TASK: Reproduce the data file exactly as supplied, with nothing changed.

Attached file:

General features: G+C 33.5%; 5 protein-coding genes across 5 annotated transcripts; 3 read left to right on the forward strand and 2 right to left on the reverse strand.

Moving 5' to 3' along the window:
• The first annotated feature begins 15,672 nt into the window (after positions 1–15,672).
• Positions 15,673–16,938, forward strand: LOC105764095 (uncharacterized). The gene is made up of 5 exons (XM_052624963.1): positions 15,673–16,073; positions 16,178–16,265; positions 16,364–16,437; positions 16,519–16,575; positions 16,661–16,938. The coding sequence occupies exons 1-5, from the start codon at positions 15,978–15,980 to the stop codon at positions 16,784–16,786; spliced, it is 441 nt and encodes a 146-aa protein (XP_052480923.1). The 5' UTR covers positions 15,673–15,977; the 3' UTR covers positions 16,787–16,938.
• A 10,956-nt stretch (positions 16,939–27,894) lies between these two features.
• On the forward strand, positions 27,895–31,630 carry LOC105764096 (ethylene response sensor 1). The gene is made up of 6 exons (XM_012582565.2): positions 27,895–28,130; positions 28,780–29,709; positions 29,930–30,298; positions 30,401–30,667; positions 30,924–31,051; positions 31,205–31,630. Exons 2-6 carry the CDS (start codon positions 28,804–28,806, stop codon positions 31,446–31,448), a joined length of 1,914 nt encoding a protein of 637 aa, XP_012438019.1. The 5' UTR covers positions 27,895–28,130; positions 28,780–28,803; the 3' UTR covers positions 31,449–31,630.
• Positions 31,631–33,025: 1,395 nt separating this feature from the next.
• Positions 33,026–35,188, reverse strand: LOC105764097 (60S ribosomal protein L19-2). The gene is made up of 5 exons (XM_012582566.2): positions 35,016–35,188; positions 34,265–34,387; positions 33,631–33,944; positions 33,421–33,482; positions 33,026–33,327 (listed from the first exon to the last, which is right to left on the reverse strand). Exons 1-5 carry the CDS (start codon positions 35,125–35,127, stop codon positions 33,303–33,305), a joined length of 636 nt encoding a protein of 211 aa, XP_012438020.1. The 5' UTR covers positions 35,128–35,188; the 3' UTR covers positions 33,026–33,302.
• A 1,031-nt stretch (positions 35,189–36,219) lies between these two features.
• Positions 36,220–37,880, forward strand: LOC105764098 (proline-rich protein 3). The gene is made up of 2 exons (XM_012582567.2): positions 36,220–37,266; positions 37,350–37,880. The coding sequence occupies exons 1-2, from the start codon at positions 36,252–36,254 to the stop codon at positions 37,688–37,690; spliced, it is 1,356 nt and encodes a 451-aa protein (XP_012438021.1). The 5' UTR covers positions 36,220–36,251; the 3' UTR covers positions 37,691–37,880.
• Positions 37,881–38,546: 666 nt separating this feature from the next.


General features: G+C 33.5%; 5 protein-coding genes across 5 annotated transcripts; 3 read left to right on the forward strand and 2 right to left on the reverse strand.

Moving 5' to 3' along the window:
• The first annotated feature begins 15,672 nt into the window (after positions 1–15,672).
• Positions 15,673–16,938, forward strand: LOC105764095 (uncharacterized). The gene is made up of 5 exons (XM_052624963.1): positions 15,673–16,073; positions 16,178–16,265; positions 16,364–16,437; positions 16,519–16,575; positions 16,661–16,938. The coding sequence occupies exons 1-5, from the start codon at positions 15,978–15,980 to the stop codon at positions 16,784–16,786; spliced, it is 441 nt and encodes a 146-aa protein (XP_052480923.1). The 5' UTR covers positions 15,673–15,977; the 3' UTR covers positions 16,787–16,938.
• A 10,956-nt stretch (positions 16,939–27,894) lies between these two features.
• On the forward strand, positions 27,895–31,630 carry LOC105764096 (ethylene response sensor 1). The gene is made up of 6 exons (XM_012582565.2): positions 27,895–28,130; positions 28,780–29,709; positions 29,930–30,298; positions 30,401–30,667; positions 30,924–31,051; positions 31,205–31,630. Exons 2-6 carry the CDS (start codon positions 28,804–28,806, stop codon positions 31,446–31,448), a joined length of 1,914 nt encoding a protein of 637 aa, XP_012438019.1. The 5' UTR covers positions 27,895–28,130; positions 28,780–28,803; the 3' UTR covers positions 31,449–31,630.
• Positions 31,631–33,025: 1,395 nt separating this feature from the next.
• Positions 33,026–35,188, reverse strand: LOC105764097 (60S ribosomal protein L19-2). The gene is made up of 5 exons (XM_012582566.2): positions 35,016–35,188; positions 34,265–34,387; positions 33,631–33,944; positions 33,421–33,482; positions 33,026–33,327 (listed from the first exon to the last, which is right to left on the reverse strand). Exons 1-5 carry the CDS (start codon positions 35,125–35,127, stop codon positions 33,303–33,305), a joined length of 636 nt encoding a protein of 211 aa, XP_012438020.1. The 5' UTR covers positions 35,128–35,188; the 3' UTR covers positions 33,026–33,302.
• A 1,031-nt stretch (positions 35,189–36,219) lies between these two features.
• Positions 36,220–37,880, forward strand: LOC105764098 (proline-rich protein 3). The gene is made up of 2 exons (XM_012582567.2): positions 36,220–37,266; positions 37,350–37,880. The coding sequence occupies exons 1-2, from the start codon at positions 36,252–36,254 to the stop codon at positions 37,688–37,690; spliced, it is 1,356 nt and encodes a 451-aa protein (XP_012438021.1). The 5' UTR covers positions 36,220–36,251; the 3' UTR covers positions 37,691–37,880.
• Positions 37,881–38,546: 666 nt separating this feature from the next.